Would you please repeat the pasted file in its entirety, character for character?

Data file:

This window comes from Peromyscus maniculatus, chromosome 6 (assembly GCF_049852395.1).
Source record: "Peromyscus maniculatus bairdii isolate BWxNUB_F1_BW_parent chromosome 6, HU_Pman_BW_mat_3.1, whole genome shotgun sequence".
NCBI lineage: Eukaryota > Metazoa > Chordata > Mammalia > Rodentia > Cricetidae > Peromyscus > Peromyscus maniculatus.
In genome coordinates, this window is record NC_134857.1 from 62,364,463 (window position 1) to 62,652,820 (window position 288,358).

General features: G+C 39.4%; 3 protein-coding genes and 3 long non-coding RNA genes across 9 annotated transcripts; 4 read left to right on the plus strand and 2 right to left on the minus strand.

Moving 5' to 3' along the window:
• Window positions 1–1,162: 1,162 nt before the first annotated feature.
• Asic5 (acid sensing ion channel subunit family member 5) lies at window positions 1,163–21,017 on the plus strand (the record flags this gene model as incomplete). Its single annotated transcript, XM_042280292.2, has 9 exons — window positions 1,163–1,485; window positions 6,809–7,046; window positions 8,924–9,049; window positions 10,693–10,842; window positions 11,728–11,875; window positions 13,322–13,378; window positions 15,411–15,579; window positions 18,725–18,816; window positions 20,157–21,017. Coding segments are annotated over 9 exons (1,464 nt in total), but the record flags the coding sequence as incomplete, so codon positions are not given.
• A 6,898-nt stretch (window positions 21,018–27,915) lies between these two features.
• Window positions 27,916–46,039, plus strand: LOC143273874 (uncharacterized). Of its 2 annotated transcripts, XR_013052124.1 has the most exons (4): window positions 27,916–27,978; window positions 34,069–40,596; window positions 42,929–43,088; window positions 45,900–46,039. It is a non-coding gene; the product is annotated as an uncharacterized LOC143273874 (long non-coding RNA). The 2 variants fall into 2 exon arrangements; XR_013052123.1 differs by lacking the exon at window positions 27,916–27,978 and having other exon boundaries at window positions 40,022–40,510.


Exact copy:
This window comes from Peromyscus maniculatus, chromosome 6 (assembly GCF_049852395.1).
Source record: "Peromyscus maniculatus bairdii isolate BWxNUB_F1_BW_parent chromosome 6, HU_Pman_BW_mat_3.1, whole genome shotgun sequence".
NCBI lineage: Eukaryota > Metazoa > Chordata > Mammalia > Rodentia > Cricetidae > Peromyscus > Peromyscus maniculatus.
In genome coordinates, this window is record NC_134857.1 from 62,364,463 (window position 1) to 62,652,820 (window position 288,358).

General features: G+C 39.4%; 3 protein-coding genes and 3 long non-coding RNA genes across 9 annotated transcripts; 4 read left to right on the plus strand and 2 right to left on the minus strand.

Moving 5' to 3' along the window:
• Window positions 1–1,162: 1,162 nt before the first annotated feature.
• Asic5 (acid sensing ion channel subunit family member 5) lies at window positions 1,163–21,017 on the plus strand (the record flags this gene model as incomplete). Its single annotated transcript, XM_042280292.2, has 9 exons — window positions 1,163–1,485; window positions 6,809–7,046; window positions 8,924–9,049; window positions 10,693–10,842; window positions 11,728–11,875; window positions 13,322–13,378; window positions 15,411–15,579; window positions 18,725–18,816; window positions 20,157–21,017. Coding segments are annotated over 9 exons (1,464 nt in total), but the record flags the coding sequence as incomplete, so codon positions are not given.
• A 6,898-nt stretch (window positions 21,018–27,915) lies between these two features.
• Window positions 27,916–46,039, plus strand: LOC143273874 (uncharacterized). Of its 2 annotated transcripts, XR_013052124.1 has the most exons (4): window positions 27,916–27,978; window positions 34,069–40,596; window positions 42,929–43,088; window positions 45,900–46,039. It is a non-coding gene; the product is annotated as an uncharacterized LOC143273874 (long non-coding RNA). The 2 variants fall into 2 exon arrangements; XR_013052123.1 differs by lacking the exon at window positions 27,916–27,978 and having other exon boundaries at window positions 40,022–40,510.